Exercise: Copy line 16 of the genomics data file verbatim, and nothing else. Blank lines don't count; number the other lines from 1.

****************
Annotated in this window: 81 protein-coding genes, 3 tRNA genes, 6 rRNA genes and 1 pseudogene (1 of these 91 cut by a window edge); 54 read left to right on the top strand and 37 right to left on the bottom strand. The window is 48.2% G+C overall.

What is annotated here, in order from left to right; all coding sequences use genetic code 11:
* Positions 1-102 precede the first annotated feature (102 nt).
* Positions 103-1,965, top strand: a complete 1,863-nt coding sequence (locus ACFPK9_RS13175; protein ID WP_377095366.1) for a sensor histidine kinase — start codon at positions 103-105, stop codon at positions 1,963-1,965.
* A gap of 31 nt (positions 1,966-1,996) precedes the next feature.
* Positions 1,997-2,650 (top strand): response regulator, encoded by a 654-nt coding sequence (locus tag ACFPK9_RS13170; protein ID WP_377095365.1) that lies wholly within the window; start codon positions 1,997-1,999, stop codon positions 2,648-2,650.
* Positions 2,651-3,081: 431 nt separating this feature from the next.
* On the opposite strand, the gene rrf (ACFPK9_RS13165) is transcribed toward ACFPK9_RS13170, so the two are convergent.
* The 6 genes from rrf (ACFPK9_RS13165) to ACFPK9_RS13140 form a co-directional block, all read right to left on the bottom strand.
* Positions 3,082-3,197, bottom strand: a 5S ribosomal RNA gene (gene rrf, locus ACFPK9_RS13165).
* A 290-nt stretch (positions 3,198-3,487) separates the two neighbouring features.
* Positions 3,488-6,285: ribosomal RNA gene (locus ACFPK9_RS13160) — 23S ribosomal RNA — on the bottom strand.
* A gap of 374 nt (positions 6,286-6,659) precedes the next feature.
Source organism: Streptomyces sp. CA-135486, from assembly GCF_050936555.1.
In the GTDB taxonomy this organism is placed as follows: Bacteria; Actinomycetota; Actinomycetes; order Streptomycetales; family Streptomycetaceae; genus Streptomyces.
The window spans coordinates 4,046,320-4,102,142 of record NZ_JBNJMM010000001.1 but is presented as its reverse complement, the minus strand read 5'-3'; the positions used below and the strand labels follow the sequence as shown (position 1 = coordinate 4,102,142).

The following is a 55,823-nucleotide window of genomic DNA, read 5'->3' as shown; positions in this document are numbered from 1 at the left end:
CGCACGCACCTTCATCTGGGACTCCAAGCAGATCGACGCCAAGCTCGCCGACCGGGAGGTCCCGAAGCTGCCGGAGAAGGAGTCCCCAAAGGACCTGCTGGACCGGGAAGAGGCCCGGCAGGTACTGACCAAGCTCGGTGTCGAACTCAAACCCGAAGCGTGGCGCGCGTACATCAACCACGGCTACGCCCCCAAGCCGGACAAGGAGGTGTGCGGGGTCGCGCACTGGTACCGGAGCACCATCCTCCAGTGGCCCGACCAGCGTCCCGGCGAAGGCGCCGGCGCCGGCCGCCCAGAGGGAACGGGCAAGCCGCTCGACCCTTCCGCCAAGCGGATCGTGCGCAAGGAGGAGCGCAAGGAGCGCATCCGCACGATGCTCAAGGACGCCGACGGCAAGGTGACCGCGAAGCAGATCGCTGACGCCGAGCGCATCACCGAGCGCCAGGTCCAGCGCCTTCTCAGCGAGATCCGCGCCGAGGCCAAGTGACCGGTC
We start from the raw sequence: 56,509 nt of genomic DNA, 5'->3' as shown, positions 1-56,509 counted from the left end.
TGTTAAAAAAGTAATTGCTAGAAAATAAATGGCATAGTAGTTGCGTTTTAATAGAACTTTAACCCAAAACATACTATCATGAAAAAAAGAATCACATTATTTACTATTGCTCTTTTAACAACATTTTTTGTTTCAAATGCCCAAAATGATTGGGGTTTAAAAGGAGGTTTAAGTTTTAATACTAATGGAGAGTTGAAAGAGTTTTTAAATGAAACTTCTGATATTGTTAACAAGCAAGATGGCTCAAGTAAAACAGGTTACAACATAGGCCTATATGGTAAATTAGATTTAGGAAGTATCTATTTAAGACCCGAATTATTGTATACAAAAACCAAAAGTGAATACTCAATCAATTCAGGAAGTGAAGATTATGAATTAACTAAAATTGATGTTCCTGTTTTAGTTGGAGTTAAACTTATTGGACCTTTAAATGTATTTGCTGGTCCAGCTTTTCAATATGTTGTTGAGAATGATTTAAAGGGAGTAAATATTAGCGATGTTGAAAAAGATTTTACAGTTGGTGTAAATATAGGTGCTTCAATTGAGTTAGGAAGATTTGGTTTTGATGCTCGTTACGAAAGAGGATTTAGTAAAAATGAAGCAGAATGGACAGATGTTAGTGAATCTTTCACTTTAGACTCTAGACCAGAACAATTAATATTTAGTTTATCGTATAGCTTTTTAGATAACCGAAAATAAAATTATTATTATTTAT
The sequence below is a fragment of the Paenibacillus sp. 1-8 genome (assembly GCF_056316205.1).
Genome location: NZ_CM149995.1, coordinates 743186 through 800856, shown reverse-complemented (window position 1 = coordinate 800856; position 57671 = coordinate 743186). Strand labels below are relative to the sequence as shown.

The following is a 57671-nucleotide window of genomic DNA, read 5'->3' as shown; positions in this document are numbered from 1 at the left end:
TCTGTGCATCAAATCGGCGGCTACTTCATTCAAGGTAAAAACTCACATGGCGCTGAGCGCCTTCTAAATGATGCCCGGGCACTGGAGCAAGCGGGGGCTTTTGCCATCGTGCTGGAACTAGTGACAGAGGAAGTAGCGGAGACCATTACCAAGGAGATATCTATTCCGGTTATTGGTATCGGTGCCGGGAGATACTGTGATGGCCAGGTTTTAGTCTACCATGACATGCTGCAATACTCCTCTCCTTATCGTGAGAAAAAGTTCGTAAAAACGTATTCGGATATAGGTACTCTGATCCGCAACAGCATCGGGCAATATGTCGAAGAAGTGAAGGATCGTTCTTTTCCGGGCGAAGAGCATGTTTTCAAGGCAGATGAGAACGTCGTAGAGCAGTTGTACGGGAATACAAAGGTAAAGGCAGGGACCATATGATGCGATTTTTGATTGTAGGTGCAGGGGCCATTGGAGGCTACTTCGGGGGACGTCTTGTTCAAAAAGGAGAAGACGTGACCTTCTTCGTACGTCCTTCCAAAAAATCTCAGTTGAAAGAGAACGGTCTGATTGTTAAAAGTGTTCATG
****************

The window spans coordinates 4,046,320-4,102,142 of record NZ_JBNJMM010000001.1 but is presented as its reverse complement, the minus strand read 5'-3'; the positions used below and the strand labels follow the sequence as shown (position 1 = coordinate 4,102,142).